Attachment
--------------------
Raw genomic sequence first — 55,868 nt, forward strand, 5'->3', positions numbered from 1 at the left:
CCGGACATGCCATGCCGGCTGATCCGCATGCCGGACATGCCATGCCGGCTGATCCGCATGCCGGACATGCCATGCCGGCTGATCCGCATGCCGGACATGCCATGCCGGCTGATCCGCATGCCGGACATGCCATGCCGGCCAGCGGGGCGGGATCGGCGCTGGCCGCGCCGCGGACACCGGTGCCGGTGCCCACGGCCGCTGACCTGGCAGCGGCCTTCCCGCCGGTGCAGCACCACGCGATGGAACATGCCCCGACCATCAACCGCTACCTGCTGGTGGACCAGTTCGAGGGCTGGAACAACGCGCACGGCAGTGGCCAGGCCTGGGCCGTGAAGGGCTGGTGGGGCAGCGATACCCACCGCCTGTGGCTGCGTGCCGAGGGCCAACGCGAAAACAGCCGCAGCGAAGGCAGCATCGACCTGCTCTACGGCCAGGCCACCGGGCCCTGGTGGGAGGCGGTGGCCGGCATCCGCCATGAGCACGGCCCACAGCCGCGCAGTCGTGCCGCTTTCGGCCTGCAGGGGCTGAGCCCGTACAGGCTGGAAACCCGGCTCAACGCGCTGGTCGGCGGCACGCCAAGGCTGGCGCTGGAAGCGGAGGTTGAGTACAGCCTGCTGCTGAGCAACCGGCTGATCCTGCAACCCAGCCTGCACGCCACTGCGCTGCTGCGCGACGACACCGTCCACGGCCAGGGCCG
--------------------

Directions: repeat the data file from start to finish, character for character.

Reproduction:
Raw genomic sequence first — 55,868 nt, forward strand, 5'->3', positions numbered from 1 at the left:
CCGGACATGCCATGCCGGCTGATCCGCATGCCGGACATGCCATGCCGGCTGATCCGCATGCCGGACATGCCATGCCGGCTGATCCGCATGCCGGACATGCCATGCCGGCTGATCCGCATGCCGGACATGCCATGCCGGCCAGCGGGGCGGGATCGGCGCTGGCCGCGCCGCGGACACCGGTGCCGGTGCCCACGGCCGCTGACCTGGCAGCGGCCTTCCCGCCGGTGCAGCACCACGCGATGGAACATGCCCCGACCATCAACCGCTACCTGCTGGTGGACCAGTTCGAGGGCTGGAACAACGCGCACGGCAGTGGCCAGGCCTGGGCCGTGAAGGGCTGGTGGGGCAGCGATACCCACCGCCTGTGGCTGCGTGCCGAGGGCCAACGCGAAAACAGCCGCAGCGAAGGCAGCATCGACCTGCTCTACGGCCAGGCCACCGGGCCCTGGTGGGAGGCGGTGGCCGGCATCCGCCATGAGCACGGCCCACAGCCGCGCAGTCGTGCCGCTTTCGGCCTGCAGGGGCTGAGCCCGTACAGGCTGGAAACCCGGCTCAACGCGCTGGTCGGCGGCACGCCAAGGCTGGCGCTGGAAGCGGAGGTTGAGTACAGCCTGCTGCTGAGCAACCGGCTGATCCTGCAACCCAGCCTGCACGCCACTGCGCTGCTGCGCGACGACACCGTCCACGGCCAGGGCCG